Evaluation of gas radiation modeling in oxy-fired furnaces
Paper i proceeding, 2010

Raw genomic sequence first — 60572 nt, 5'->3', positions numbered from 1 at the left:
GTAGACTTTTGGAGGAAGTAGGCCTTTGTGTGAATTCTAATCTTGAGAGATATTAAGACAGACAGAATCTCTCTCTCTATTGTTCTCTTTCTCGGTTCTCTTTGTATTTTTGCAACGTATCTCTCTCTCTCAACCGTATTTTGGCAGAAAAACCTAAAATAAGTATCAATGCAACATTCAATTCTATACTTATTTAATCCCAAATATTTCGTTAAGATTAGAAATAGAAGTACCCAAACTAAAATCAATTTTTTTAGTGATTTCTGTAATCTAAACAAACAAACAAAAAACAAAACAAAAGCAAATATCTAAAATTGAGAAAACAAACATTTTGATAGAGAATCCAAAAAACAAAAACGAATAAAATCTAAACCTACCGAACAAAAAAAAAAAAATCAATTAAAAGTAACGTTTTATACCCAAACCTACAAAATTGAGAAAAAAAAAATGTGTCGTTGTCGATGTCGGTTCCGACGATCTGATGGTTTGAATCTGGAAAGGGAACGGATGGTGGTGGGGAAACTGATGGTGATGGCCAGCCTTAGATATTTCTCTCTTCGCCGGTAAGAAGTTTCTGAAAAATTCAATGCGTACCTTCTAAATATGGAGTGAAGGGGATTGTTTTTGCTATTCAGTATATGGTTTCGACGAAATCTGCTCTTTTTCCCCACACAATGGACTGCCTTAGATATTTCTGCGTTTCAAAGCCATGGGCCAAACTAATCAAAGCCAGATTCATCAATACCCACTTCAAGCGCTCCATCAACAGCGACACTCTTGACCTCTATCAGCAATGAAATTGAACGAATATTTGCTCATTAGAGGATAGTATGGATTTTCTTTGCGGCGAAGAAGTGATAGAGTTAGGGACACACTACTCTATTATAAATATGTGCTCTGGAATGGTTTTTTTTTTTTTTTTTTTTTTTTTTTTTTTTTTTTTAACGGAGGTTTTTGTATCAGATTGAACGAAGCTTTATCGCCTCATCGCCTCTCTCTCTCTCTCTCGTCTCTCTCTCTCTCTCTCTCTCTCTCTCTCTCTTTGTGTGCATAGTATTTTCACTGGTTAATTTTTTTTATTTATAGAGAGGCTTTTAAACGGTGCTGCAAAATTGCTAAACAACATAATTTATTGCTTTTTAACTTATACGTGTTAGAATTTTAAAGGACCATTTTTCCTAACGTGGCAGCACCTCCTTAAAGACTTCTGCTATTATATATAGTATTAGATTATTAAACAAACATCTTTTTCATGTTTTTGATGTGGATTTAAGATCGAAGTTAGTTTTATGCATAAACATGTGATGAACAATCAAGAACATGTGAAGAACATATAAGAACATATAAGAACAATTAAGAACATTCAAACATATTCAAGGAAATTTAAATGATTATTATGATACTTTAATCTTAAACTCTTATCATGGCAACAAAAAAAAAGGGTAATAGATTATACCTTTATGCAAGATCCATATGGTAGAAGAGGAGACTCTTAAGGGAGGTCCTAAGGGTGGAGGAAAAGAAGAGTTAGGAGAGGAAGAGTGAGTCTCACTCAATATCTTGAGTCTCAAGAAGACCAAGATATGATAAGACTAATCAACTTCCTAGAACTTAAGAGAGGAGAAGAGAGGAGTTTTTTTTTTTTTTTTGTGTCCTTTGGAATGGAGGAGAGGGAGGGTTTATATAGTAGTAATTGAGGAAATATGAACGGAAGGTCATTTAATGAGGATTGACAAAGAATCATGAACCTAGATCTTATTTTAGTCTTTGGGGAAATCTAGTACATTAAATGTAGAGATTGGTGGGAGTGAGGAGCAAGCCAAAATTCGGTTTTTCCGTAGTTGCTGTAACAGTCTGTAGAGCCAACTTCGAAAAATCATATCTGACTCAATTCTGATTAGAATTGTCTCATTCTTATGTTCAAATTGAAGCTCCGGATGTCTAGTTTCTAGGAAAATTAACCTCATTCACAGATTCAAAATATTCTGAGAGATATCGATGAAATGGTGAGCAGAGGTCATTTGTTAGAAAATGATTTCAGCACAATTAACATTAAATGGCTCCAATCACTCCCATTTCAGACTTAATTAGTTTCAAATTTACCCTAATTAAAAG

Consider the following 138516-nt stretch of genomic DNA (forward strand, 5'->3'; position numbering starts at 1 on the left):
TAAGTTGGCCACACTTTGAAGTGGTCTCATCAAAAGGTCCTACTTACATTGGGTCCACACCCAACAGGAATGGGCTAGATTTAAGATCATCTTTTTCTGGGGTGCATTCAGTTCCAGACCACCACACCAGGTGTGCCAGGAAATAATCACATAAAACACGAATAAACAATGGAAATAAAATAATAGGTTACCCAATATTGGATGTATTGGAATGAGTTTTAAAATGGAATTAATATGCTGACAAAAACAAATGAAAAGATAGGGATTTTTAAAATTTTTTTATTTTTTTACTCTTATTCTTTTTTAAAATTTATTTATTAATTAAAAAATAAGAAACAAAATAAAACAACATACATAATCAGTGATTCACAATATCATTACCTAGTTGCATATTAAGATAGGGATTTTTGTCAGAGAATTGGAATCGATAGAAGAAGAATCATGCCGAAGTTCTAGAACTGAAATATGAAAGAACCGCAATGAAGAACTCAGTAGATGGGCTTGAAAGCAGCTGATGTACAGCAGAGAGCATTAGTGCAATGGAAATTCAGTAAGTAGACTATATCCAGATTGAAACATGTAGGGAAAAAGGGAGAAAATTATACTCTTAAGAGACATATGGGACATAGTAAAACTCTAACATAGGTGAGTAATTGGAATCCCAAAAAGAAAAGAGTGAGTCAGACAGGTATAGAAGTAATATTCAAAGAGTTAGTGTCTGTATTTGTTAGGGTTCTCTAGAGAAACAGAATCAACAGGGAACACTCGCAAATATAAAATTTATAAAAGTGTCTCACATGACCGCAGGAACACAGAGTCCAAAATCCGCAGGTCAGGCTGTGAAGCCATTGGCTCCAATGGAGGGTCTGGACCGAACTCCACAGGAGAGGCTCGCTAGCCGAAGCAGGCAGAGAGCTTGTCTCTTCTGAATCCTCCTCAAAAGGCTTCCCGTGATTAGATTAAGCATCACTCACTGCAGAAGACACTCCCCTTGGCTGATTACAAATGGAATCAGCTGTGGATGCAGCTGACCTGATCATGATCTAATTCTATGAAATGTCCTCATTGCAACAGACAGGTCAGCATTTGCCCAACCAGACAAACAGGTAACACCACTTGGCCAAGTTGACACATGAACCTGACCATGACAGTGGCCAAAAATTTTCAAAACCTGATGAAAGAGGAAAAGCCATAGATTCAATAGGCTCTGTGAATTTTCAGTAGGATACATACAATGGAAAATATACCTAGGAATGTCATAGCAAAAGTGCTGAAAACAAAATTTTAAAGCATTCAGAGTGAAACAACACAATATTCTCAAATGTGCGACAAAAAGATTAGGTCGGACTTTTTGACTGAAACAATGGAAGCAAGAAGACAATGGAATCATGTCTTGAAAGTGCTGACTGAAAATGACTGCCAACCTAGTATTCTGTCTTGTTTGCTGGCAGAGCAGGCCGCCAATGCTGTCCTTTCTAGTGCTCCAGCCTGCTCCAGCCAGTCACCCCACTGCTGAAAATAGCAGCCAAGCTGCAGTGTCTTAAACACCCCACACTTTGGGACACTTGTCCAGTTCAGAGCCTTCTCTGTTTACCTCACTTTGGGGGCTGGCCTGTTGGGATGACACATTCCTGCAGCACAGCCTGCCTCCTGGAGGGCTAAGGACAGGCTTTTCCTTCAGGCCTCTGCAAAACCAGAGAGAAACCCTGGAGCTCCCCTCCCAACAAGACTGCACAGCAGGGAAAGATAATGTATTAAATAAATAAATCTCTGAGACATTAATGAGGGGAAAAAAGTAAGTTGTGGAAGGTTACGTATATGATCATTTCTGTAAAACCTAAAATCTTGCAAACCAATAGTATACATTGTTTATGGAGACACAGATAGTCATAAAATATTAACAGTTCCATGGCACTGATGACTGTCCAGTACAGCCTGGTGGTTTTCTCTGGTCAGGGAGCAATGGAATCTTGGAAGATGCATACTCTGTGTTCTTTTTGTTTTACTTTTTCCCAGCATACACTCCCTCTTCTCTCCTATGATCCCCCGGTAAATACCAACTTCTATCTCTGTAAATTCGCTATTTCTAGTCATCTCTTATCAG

Oxy-fuel fired furnaces will exhibit combustion conditions different from air-firing and this will have important effects on the radiative properties of the gas. In contrast to nitrogen (N2), carbon dioxide (CO 2) and water vapor (H2O) are strong infrared emitters and the radiative activity of the gas in oxy-fuel combustion is increased compared to air-firing. In an oxy-fired furnace the pressure path-lengths are several times larger than in an air-fired furnace and the ratio of H2O to CO2 can be significantly different. These differences between air and oxy-fuel combustion make the role of radiative heat transfer by gases in oxy-fired combustion different to air-firing, even in cases where the temperature distribution is similar to that of airfired combustion. These aspects are essential for design of oxy-fired furnaces and need to be accounted for when temperature and heat transfer conditions are determined by modeling. In comprehensive combustion models, for example CFD models, it is common to neglect the spectral variations of the gases and to treat the spectrum by a single average, i.e. a gray approximation. Approximate models frequently applied in combustion modeling, such as the Weighted-Sum-of-Gray-Gases (WSGG) model, are not suitable for oxy-fired boilers since their parameters are fitted to pressure path-lengths, and ratios of H2O to CO2, typical for airfired conditions. Different approximations used to account for gaseous radiation in CFD-simulations are investigated: temperature predictions by a gray model and a non-gray formulation of a WSGG model are compared in air- and oxy-fired conditions. The WSGG model used in this work is suitable for oxy-fuel conditions since it accounts for various ratios of H2O to CO 2 and the parameters are fitted to a broad range of pressure path-lengths. The modeled case is a propane flame in Chalmers 100 kW oxy-fuel rig. Two flames with similar temperature distribution are modeled and compared: an oxy-fuel case with 27 vol.% oxygen in the feed gas and an airfired reference case. To support the CFD-results, calculations of the radiative source term are carried out for a domain between two infinite plates with similar temperature and concentration profiles as in the CFD-simulations. In these calculations, the gray model and the non-gray formulation of the WSGG model are compared with a Statistical-Narrow-Band model. In addition, the role of radiative heat transfer is investigated by including soot radiation in the CFD-simulations to give an understanding of the relative importance of gaseous radiation when soot particles are present. It is shown that a use of a non-gray approach is motivated when modeling oxy-fuel combustion since the gray model fails in predicting the source term, which affects the predicted temperature field in CFD calculations. Furthermore, the inclusion of soot radiation is more crucial for the modeled flames than the use of a more rigorous description of the radiative properties of the gaseous components.